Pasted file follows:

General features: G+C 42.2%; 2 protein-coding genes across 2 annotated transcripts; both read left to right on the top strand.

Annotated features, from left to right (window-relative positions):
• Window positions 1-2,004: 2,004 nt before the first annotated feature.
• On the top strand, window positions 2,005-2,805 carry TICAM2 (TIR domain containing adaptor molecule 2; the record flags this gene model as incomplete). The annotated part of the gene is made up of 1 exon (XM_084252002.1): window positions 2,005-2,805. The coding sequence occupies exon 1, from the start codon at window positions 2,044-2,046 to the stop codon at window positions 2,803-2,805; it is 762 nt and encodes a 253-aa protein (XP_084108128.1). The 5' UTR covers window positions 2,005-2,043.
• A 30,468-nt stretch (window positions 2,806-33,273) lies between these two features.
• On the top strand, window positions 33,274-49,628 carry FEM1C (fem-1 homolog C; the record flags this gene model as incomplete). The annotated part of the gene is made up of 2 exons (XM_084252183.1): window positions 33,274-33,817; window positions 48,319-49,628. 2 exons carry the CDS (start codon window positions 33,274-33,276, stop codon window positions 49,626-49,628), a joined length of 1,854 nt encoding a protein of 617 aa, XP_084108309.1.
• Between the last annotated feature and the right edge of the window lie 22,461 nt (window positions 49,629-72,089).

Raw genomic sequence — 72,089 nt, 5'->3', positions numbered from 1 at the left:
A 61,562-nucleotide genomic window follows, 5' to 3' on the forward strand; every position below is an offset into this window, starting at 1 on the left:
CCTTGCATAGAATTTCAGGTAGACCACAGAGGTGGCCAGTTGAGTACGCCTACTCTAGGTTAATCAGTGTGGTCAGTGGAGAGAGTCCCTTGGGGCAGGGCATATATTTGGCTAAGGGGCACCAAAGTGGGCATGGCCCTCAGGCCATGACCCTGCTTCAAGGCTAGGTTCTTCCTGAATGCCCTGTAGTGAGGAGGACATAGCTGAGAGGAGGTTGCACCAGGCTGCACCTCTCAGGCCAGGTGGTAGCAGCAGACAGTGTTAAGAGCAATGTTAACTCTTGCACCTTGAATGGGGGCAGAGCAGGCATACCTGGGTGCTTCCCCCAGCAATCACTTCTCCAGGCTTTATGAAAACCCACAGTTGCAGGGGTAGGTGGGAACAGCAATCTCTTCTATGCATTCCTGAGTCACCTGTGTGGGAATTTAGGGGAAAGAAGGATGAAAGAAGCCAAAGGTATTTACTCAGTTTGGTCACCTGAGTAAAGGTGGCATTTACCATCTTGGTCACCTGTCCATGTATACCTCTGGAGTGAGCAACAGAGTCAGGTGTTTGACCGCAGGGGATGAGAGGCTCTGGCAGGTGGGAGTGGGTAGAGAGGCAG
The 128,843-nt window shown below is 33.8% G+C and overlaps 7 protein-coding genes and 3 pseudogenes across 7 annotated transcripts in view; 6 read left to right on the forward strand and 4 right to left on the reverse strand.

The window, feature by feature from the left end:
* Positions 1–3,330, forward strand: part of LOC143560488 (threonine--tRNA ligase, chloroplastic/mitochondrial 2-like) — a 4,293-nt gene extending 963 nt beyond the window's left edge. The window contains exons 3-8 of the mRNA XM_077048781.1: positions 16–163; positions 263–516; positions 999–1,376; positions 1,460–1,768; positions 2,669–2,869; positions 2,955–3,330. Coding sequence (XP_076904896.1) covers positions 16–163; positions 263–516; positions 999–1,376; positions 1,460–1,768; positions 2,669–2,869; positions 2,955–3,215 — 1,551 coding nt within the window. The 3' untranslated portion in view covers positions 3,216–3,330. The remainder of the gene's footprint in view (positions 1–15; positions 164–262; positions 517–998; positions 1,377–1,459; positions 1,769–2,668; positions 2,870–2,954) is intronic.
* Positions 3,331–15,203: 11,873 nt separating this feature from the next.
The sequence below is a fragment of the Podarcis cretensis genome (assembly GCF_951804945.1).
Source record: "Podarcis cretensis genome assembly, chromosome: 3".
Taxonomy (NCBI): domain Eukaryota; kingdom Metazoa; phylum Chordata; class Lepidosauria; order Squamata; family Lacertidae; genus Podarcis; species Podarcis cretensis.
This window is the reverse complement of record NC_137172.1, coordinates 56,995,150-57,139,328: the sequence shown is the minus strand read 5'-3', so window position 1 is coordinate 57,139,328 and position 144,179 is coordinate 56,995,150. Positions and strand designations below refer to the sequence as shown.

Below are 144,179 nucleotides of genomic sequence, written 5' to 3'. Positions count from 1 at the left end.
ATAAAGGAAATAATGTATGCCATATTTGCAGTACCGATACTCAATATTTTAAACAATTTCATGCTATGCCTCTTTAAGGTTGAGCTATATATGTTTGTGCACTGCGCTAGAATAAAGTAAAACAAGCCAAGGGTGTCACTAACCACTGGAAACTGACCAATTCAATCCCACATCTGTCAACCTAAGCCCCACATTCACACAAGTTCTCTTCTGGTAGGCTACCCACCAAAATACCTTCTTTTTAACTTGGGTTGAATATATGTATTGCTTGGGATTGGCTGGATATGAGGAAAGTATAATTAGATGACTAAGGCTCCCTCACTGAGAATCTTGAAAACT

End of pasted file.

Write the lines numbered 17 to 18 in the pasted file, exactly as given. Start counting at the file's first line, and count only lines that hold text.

Taxonomy (NCBI): domain Eukaryota; kingdom Metazoa; phylum Chordata; class Lepidosauria; order Squamata; family Lacertidae; genus Podarcis; species Podarcis cretensis.
This window is the reverse complement of record NC_137172.1, coordinates 56,995,150-57,139,328: the sequence shown is the minus strand read 5'-3', so window position 1 is coordinate 57,139,328 and position 144,179 is coordinate 56,995,150. Positions and strand designations below refer to the sequence as shown.